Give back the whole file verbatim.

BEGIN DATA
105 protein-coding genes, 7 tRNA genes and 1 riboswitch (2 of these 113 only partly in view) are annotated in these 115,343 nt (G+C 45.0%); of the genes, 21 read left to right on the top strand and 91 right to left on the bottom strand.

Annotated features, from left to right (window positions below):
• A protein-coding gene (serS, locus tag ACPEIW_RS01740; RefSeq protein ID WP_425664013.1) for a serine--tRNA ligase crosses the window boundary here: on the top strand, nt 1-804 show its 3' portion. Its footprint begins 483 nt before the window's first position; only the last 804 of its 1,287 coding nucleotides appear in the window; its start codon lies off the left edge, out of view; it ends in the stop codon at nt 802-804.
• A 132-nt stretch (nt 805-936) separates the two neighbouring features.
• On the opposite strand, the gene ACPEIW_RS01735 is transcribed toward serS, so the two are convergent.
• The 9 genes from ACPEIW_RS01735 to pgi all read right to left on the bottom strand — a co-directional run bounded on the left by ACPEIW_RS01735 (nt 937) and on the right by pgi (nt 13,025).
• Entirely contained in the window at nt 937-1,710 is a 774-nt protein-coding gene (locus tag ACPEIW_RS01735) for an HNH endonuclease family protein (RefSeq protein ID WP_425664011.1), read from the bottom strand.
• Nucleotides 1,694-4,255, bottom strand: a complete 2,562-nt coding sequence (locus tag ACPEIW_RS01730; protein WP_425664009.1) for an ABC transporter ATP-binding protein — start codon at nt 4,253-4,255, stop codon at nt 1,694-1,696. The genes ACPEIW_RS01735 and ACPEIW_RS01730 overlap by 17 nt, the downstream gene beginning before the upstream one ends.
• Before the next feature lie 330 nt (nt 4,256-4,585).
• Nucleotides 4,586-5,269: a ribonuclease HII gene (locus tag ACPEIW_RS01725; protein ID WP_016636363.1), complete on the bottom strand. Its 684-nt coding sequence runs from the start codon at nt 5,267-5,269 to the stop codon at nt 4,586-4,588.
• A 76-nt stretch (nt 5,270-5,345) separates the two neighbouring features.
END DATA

105 protein-coding genes, 7 tRNA genes and 1 riboswitch (2 of these 113 only partly in view) are annotated in these 115,343 nt (G+C 45.0%); of the genes, 21 read left to right on the top strand and 91 right to left on the bottom strand.

Annotated features, from left to right (window positions below):
• A protein-coding gene (serS, locus tag ACPEIW_RS01740; RefSeq protein ID WP_425664013.1) for a serine--tRNA ligase crosses the window boundary here: on the top strand, nt 1-804 show its 3' portion. Its footprint begins 483 nt before the window's first position; only the last 804 of its 1,287 coding nucleotides appear in the window; its start codon lies off the left edge, out of view; it ends in the stop codon at nt 802-804.
• A 132-nt stretch (nt 805-936) separates the two neighbouring features.
• On the opposite strand, the gene ACPEIW_RS01735 is transcribed toward serS, so the two are convergent.
• The 9 genes from ACPEIW_RS01735 to pgi all read right to left on the bottom strand — a co-directional run bounded on the left by ACPEIW_RS01735 (nt 937) and on the right by pgi (nt 13,025).
• Entirely contained in the window at nt 937-1,710 is a 774-nt protein-coding gene (locus tag ACPEIW_RS01735) for an HNH endonuclease family protein (RefSeq protein ID WP_425664011.1), read from the bottom strand.
• Nucleotides 1,694-4,255, bottom strand: a complete 2,562-nt coding sequence (locus tag ACPEIW_RS01730; protein WP_425664009.1) for an ABC transporter ATP-binding protein — start codon at nt 4,253-4,255, stop codon at nt 1,694-1,696. The genes ACPEIW_RS01735 and ACPEIW_RS01730 overlap by 17 nt, the downstream gene beginning before the upstream one ends.
• Before the next feature lie 330 nt (nt 4,256-4,585).
• Nucleotides 4,586-5,269: a ribonuclease HII gene (locus tag ACPEIW_RS01725; protein ID WP_016636363.1), complete on the bottom strand. Its 684-nt coding sequence runs from the start codon at nt 5,267-5,269 to the stop codon at nt 4,586-4,588.
• A 76-nt stretch (nt 5,270-5,345) separates the two neighbouring features.